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Colin sends Barry Rydell (last seen in Gibson's novel Virtual Light) to the bridge to find a mysterious killer who reveals himself only by his lack of presence on the Net. Barry is also entrusted with a strange package that seems to be the home of Rei Toi, the computer-generated "idol singer" who once tried to "marry" a human rock star (she's also from Idoru). Barry and Rei Toi are eventually joined by Barry's old girlfriend Chevette (from Virtual Light) and a young boy named Silencio who has an unnatural fascination with watches. Together this motley assortment of characters holds the key to stopping billionaire Cody Harwood from doing whatever it is that will make sure he still holds the reigns of power after the nodal point takes place.
Although All Tomorrow's Parties includes characters from two of Gibson's earlier novels, it's not a direct sequel to either. It's a stand-alone book that is possibly Gibson's best solo work since Neuromancer. In the past, Gibson has let his brilliant prose overwhelm what were often lackluster (or nonexistent) story lines, but this book has it all: a good story, electric writing, and a group of likable and believable characters who are out to save the world ... kind of. The ending is not quite as supercharged as the rest of the novel and so comes off a bit flat, but overall this is definitely a winner. --Craig E. Engler --This text refers to an out of print or unavailable edition of this title.
All these completely unique characters interact beautifully in Gibson's colorful, yet degenerate futuristic world.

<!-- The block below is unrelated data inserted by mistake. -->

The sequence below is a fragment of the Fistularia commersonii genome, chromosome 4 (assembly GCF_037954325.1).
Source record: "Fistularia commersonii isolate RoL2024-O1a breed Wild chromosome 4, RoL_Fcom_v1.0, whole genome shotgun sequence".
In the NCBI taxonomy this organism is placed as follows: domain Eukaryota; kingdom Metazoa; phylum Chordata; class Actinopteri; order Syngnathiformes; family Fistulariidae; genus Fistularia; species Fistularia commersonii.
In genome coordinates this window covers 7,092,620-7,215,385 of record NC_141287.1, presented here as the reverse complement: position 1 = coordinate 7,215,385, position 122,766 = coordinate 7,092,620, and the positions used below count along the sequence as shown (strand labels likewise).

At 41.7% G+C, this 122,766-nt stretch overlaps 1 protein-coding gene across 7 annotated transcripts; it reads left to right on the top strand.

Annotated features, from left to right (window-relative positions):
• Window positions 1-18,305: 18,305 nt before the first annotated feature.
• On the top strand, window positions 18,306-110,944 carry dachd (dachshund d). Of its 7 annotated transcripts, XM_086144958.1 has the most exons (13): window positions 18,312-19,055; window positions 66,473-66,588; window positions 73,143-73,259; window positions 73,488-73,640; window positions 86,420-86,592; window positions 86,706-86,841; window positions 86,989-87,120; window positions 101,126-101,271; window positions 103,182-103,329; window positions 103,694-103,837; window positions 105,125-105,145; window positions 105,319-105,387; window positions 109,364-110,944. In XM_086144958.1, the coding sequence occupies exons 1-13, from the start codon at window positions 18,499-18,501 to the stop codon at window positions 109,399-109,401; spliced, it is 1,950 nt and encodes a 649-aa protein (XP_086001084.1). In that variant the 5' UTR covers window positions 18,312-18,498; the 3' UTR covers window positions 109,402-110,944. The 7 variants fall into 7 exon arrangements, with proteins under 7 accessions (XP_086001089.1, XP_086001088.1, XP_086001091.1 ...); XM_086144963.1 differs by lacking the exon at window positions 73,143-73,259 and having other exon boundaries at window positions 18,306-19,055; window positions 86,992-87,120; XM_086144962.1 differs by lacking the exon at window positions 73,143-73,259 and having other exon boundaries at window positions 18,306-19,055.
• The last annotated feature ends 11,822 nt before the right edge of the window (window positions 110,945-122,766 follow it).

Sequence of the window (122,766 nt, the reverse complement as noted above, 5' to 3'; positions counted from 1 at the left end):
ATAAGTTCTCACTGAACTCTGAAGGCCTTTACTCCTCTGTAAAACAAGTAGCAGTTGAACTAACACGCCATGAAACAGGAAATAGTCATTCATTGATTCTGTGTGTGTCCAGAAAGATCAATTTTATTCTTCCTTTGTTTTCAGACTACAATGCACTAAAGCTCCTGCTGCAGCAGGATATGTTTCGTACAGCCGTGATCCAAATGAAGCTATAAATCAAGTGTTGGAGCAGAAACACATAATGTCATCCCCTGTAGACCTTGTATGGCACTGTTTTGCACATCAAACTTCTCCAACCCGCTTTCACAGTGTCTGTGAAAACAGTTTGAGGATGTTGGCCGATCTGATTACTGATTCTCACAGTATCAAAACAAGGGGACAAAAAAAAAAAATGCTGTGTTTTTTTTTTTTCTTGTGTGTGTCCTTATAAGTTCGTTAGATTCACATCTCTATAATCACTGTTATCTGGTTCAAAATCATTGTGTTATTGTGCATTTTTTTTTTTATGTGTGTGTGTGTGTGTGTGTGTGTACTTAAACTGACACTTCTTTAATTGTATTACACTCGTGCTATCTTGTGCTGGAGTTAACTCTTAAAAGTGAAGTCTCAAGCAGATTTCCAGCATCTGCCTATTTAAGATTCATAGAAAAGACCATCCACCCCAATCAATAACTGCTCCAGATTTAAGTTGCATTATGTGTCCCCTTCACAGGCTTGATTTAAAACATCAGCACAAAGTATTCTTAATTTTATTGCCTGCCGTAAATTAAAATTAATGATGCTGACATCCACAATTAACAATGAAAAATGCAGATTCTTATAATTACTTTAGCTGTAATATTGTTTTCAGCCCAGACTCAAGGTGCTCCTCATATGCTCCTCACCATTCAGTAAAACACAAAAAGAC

While the confusion of his characters worked in other novels, here it merely highlights the lack of cohesiveness in characterization, plot, theme, and even tone.
You have to read many hundreds of pages to get to this event (which isn't even what the story is about) and there is still no conclusion at the end.
Some good ideas in here. But the "Gibson recipe" used as a narrative template is getting on one's nerves here. Read morePublished 3 days ago by len_hil
This deserves much better than the 3 1/2 - star average rating it's gotten here. This was my first William Gibson book, and I loved it and have reread it several times. Read morePublished 2 months ago by Long-time listener
Discovering William Gibson has been one of the best surprises of my reading life.
Having begun reading this epic story arc in the middle, I had to go back to the beginning for... Read more
...not as it will be (though he gets scary close) or how it ought be, but maybe as we all deserve it to be. Read morePublished 5 months ago by Dante Brevity
This is my second read of this book and even after ten years Gibson does not disappoint. All Tomorrow's Parties has all the elements for a great science fiction movie, both... Read morePublished 7 months ago by Philippe
I had read this book many many years ago and honestly I didn't "get it."
After a second read, it fascinates me how nicely this story falls together (in typical... Read more
Fun to read but too short. I like how he brought back some characters from his other novels. It is always interesting to see how Gibson views the future. Read morePublished 19 months ago by Pen Name
just wrapped up a re-read of both trilogies - continuity this tight means the resonance of these strings HAD to have happened.Published 20 months ago by Bruce D. Fithian